I’ve read stories about a bridge in Paris where couples will hook a lock into the side, and then toss the key into River Seine below. There are so many locks on the bridge and officials have to go through cutting them off to ensure that the bridge does not bend under the weight.
In Portland, Oregon, there is a similar tradition though on a slightly less magical bridge. But even without the enchanting views of Paris, the metaphor of being locked together forever is real. Those who place their locks on the fence are not hopeless romantics. Instead they are hopeful romantics. With stories that probably would not fit into the confines of a Hallmark or Lifetime movie. Instead it’s a series of choices to not go back to the bridge and break the lock.
At first when I heard about the locks being taken off the bridges, the romantic heart in me ached. Yes, I get the practicality of the bridge requiring a certain weight limit. And that thousands of couples visit that city each year (maybe even each month) so there is also a limited amount of fence space. But come on!
Now I can include the ending of the locks into the story as well as the beginning of them. Each lock has to be intentionally taken off the fence. They are not simply blown away or dropped off after a certain number of days. Instead a force has to challenge the metal with time, strength, and intention. And in some way the couple knows this and must resist the temptation to check-in on their little metaphor or watch over it at night. They must continue on with life, believing that they will forever be part of that bridge and not part of it. When it comes to Portland’s version it is beautiful that those locks are part of a city also called Bridgetown.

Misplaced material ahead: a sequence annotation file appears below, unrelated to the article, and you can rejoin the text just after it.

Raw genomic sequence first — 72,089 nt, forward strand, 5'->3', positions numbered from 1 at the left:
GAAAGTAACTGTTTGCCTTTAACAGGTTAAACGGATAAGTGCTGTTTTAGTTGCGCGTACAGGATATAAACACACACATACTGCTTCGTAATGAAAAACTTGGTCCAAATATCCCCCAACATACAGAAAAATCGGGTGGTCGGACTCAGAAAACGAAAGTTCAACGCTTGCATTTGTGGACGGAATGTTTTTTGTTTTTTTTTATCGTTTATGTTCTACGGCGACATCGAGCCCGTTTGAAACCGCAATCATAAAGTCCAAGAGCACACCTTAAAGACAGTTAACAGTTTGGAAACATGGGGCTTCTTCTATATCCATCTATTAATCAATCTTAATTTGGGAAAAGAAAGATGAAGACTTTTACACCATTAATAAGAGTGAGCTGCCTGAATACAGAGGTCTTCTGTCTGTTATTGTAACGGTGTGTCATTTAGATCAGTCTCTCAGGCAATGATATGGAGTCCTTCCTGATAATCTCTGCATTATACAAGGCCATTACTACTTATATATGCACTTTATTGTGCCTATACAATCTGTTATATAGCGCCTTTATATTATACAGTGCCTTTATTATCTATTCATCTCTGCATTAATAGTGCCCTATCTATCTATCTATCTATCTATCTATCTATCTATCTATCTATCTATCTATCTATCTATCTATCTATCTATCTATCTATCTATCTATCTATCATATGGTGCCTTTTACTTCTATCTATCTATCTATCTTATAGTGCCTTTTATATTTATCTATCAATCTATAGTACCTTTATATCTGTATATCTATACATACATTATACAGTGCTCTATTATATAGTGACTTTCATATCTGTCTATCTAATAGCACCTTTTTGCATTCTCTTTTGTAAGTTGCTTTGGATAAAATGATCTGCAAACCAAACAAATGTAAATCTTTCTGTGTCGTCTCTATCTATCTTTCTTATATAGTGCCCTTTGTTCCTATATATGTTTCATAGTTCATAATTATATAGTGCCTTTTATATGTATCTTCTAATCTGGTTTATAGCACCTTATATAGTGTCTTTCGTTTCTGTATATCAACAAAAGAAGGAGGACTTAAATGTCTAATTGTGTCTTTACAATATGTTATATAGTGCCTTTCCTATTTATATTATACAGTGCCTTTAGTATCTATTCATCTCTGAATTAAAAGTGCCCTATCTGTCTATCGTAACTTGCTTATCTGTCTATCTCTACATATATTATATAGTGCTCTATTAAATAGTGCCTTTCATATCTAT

So, my readers and hopefully hopeful romantics, within your vows to one another promise to toss the key, forget the combination, and never ever buy bolt cutters.
#52sparks is my year-long writing series based on an art prompt challenge. The title is inspired by a quote from Star Wars: The Last Jedi: “We are the spark, that will light the fire that’ll burn the First Order down” (Poe Dameron). The spark that lights a fire to toast a marshmallow or to ravage a forest begins in the space of an inch. So just imagine what hundreds of inches and words can do.